May 11, 2016
Work is most common cause of stress, anxiety and depression 0
Work pressures are the most common cause of stress in this country, with over a third (34 percent) of people in a poll saying it has contributed to mental health problems; while 20 percent say juggling a work/life balance also plays a major role in causing stress. Research from Aviva ahead of Mental Health Awareness Week (16-22 May) found that 12 million UK adults suffering from stress, anxiety or depression in the past year did not seek help, with many too embarrassed to do so. Stress (33 percent), anxiety (29 percent) and depression (23 percent) are the most common mental health conditions experienced in the past year, but of those who experienced stress, 55 percent did not seek support, while 48 percent did not seek help for anxiety. More people are taking action on depression, but around three in ten (29 percent) of those suffering with this in the last year still did not ask for support.
The stigma associated with having a mental health problem could be preventing people from seeking help: almost a third (32 percent) of UK adults agree they would be too embarrassed to tell people if they had a mental health issue. This rises to 42 percent of those who have experienced mental health problems before.
Men are less likely than women to seek help for anxiety and depression, whereas men are more likely than women to seek help for stress (57 percent women vs. 52 percent men).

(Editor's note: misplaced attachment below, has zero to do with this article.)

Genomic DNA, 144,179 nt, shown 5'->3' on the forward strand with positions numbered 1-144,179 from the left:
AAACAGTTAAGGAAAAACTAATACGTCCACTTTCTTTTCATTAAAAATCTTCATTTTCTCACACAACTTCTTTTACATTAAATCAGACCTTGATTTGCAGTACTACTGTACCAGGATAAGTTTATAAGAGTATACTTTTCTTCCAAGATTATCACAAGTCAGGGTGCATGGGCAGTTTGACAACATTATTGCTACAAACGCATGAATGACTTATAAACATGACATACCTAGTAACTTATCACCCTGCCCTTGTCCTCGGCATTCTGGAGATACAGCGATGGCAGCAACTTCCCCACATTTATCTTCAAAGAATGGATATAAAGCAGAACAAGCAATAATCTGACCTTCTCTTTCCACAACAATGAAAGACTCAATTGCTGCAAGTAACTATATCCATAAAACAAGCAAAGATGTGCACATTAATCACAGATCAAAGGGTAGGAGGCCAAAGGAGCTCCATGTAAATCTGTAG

Of those who have personally experienced a mental health condition, 36 percent have now successfully recovered and a similar proportion (35 percent) say their condition is being managed effectively. However, 17 percent do not feel they are getting the right treatment.
While concerns over money are also a significant cause of stress (21 percent), work pressures are the most common cause, cited by over a third (34 percent). Unsurprisingly, juggling a work/life balance also plays a major role in causing stress (20 percent).
Dr Doug Wright, Medical Director for Aviva UK Health says: “You wouldn’t be embarrassed to visit a doctor or ask for help with a broken leg, and the same should apply to mental health problems: but there is still a stigma around this kind of illness. Many people are not seeking help and are having to battle on in silence. Not getting appropriate support will make it difficult for many sufferers to cope, and is likely to make their condition worse.
Although you can’t ‘see’ the problem, it’s important to realise mental health problems are often just as damaging as physical illnesses. Through initiatives like Mental Health Awareness Week, we need to increase understanding and awareness of mental health problems so those who experience them don’t have to suffer alone.”
For more information on the research you can access the Aviva Work-life Balance hub here.